Upregulation of uncoupling protein Ucp2 through acute cold exposure increases post-thaw sperm quality in zebrafish.

PMID 26408847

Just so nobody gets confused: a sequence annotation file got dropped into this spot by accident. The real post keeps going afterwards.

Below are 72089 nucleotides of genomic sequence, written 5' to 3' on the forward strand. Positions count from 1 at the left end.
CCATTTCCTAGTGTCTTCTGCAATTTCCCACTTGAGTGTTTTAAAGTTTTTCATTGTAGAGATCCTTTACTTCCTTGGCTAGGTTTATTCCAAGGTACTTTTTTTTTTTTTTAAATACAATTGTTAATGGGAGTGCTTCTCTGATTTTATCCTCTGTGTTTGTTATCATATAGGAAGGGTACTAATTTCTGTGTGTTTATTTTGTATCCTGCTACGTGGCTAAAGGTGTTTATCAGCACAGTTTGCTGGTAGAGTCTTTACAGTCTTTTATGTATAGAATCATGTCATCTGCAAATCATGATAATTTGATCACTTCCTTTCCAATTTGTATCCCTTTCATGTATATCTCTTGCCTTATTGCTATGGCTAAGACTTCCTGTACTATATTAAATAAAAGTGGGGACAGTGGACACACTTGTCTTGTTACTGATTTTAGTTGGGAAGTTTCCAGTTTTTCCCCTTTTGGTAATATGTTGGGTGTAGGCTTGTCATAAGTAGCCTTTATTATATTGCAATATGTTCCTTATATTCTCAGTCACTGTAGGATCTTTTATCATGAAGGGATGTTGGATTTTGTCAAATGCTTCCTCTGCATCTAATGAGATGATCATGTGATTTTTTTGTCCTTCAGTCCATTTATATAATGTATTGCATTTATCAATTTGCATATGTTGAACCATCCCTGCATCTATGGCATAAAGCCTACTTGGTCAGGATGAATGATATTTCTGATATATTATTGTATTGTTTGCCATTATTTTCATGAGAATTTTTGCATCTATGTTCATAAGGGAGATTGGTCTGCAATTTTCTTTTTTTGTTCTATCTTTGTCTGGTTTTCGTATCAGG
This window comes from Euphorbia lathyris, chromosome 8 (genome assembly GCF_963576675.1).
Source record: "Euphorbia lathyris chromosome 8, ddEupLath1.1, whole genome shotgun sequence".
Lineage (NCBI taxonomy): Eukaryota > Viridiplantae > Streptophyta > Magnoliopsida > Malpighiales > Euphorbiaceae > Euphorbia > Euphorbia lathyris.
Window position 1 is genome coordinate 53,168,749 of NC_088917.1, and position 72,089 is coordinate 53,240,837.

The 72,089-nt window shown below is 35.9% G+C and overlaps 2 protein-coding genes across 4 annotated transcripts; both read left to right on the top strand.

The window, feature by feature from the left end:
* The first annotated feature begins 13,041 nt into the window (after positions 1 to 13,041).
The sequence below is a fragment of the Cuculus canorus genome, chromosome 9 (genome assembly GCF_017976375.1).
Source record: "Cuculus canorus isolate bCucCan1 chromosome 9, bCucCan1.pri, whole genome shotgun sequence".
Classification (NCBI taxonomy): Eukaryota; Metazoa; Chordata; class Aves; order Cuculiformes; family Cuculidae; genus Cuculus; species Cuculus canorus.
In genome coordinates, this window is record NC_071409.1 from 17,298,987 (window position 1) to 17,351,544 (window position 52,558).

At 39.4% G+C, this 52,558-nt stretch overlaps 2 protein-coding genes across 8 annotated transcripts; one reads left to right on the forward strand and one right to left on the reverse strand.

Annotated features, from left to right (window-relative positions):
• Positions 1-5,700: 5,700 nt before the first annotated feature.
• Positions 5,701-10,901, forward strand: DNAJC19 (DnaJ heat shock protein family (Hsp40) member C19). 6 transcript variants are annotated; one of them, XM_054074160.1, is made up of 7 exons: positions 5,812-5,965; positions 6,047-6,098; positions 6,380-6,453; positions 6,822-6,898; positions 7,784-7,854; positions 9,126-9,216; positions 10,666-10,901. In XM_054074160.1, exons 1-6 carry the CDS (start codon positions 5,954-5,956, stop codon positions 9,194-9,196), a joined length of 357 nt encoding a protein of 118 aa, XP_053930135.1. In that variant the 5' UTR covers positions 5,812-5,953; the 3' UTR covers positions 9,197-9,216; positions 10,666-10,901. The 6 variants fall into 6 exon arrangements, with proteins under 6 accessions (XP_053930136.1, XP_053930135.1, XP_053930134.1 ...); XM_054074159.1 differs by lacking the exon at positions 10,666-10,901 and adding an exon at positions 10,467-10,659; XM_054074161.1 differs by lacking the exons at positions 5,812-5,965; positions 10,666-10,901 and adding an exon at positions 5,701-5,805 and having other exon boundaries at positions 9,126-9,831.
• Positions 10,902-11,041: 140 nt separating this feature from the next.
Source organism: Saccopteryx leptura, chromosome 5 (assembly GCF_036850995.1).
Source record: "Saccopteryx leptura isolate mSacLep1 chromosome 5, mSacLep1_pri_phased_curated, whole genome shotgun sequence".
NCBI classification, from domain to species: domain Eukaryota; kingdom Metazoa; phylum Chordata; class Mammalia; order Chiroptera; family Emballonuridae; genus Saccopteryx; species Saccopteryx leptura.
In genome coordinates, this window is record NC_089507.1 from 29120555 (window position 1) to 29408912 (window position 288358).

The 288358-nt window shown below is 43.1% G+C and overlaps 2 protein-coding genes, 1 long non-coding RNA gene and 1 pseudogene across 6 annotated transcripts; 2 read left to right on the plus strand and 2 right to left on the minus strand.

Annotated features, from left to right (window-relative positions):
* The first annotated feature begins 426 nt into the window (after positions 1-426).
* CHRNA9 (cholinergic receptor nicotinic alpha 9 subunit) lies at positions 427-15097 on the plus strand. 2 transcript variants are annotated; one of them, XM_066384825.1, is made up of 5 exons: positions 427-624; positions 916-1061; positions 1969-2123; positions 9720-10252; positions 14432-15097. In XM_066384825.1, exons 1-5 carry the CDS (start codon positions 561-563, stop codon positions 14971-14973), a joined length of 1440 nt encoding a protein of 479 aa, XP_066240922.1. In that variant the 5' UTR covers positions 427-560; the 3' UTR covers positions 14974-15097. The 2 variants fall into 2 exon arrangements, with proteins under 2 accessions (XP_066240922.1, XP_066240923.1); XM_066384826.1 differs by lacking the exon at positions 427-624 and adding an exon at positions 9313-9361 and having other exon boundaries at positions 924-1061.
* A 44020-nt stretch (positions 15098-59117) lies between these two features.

Oxidative stress plays an important role in sperm damage during cryopreservation. Mild mitochondrial uncoupling has been shown to reduce excessive reactive oxygen species (ROS) and thus mitigate oxidative stress. Uncoupling protein (Ucp2) regulates mitochondrial uncoupling and can be induced by temperature fluctuation. In the present study, we explored a novel approach of acute cold exposure on Ucp2 activation and its association with oxidative damage and post-thaw sperm quality in zebrafish. Our study revealed that acute cold exposure of zebrafish at 18 °C for 24 h led to significant increase of ucp2 mRNA and Ucp2 protein in zebrafish fresh sperm as well as thawed sperm after cryopreservation. Although cold exposure had no effect on fresh sperm quality except for decreasing lipid peroxidation, sperm collected from cold-exposed zebrafish exhibited higher resistance to cryodamage, which was demonstrated by increased post-thaw motility, decreased lipid peroxidation, increased ATP production, and ultimately increased fertilization success. However, except for reduced lipid peroxidation, we did not observe any significant ROS reduction associated with increased Ucp2 activation in cold-exposed group, suggesting mechanisms other than mitochondrial uncoupling could have contributed to cold exposure associated benefits in post-thaw sperm survival. Nevertheless, our findings indicate that acute cold exposure prior to sperm cryopreservation is beneficial for post-thaw sperm survival in zebrafish, and this novel approach may be used to improve post-thaw sperm quality for other aquatic species.